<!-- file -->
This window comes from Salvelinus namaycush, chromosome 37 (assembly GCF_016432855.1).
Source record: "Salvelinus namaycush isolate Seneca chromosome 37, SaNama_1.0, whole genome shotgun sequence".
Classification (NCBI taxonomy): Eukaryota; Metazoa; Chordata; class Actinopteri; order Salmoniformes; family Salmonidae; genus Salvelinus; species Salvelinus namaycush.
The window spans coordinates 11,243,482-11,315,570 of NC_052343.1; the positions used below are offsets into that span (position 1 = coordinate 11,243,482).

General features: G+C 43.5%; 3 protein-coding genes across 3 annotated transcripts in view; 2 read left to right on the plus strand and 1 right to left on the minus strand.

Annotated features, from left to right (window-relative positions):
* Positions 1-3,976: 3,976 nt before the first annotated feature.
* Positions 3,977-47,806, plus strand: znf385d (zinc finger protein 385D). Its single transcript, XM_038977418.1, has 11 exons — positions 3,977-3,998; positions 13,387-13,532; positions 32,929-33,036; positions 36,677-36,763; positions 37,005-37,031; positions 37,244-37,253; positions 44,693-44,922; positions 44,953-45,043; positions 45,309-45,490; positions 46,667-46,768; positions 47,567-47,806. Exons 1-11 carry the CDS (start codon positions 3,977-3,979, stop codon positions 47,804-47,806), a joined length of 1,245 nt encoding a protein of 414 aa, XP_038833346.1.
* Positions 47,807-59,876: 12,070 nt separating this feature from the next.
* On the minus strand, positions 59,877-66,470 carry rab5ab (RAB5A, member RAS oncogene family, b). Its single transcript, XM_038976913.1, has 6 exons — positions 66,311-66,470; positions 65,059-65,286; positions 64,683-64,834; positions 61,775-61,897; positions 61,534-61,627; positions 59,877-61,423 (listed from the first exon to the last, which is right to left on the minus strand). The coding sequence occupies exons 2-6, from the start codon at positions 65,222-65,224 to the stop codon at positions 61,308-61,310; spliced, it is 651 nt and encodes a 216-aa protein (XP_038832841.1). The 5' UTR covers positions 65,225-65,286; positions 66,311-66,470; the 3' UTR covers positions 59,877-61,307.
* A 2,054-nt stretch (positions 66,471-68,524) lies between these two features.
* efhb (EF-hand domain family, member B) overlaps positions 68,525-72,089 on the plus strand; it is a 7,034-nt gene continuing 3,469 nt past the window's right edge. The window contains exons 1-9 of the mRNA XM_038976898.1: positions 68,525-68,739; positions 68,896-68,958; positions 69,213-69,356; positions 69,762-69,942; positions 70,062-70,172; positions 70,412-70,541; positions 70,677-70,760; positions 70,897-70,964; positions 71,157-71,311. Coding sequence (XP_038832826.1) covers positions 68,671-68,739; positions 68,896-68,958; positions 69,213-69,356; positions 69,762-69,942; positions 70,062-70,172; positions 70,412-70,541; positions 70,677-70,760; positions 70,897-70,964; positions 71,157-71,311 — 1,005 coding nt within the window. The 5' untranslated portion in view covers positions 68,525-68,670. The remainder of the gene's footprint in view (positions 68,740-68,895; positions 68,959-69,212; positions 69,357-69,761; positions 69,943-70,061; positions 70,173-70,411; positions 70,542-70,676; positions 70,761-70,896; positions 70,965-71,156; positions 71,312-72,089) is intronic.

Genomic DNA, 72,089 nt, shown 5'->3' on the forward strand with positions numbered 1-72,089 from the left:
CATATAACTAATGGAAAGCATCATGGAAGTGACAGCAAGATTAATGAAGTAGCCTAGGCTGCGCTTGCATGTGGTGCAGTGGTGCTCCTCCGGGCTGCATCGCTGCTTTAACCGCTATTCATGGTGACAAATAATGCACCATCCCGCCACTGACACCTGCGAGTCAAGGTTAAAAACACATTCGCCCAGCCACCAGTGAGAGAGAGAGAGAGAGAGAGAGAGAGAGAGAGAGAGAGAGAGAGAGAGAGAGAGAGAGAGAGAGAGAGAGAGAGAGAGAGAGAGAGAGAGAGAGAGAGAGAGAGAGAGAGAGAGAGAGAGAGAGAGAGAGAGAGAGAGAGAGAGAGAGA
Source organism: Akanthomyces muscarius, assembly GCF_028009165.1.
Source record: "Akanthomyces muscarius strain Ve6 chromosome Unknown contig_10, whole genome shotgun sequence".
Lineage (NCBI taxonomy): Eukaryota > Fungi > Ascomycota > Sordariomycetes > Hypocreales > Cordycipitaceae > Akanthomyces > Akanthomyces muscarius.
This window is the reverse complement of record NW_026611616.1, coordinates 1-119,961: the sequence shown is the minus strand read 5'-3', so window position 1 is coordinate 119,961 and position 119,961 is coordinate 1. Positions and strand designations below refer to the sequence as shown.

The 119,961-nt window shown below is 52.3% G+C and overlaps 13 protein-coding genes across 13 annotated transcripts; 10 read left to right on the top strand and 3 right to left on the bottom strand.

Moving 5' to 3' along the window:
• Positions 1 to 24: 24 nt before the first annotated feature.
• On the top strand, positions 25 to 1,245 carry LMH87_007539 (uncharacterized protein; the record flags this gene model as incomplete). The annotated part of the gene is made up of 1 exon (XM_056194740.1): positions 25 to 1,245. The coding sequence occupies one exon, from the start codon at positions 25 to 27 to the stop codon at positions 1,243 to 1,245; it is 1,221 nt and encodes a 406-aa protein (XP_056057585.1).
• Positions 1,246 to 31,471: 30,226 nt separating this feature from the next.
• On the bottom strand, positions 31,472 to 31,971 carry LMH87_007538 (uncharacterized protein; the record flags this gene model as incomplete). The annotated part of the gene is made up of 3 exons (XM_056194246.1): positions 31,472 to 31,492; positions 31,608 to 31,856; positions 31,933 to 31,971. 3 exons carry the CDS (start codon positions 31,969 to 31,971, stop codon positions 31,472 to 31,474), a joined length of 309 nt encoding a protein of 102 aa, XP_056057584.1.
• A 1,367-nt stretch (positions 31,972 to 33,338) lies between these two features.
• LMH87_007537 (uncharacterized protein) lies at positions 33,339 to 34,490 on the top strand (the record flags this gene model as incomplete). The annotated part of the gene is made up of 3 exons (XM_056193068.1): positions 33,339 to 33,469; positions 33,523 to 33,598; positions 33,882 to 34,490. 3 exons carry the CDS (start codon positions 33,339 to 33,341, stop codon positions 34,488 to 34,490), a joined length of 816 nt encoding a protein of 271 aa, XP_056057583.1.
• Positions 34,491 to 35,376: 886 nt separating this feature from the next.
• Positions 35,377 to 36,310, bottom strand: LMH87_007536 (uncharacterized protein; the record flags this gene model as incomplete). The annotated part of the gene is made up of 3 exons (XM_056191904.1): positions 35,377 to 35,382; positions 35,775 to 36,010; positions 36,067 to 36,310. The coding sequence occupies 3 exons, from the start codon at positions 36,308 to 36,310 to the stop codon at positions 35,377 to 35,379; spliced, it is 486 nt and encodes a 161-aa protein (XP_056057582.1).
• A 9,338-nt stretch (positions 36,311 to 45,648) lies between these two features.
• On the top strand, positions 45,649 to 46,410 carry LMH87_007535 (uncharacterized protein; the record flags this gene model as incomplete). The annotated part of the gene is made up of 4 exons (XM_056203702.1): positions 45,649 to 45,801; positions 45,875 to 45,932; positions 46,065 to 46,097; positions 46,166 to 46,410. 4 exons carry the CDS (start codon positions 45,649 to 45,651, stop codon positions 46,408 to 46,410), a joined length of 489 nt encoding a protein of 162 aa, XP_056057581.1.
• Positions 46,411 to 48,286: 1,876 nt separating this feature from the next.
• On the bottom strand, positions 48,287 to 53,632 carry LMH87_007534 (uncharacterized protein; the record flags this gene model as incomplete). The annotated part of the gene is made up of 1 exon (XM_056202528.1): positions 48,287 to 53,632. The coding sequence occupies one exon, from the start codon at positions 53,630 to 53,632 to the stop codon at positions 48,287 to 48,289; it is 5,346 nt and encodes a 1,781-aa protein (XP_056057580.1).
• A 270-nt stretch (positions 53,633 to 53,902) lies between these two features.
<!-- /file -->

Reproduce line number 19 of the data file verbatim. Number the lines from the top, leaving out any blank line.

The 119,961-nt window shown below is 52.3% G+C and overlaps 13 protein-coding genes across 13 annotated transcripts; 10 read left to right on the top strand and 3 right to left on the bottom strand.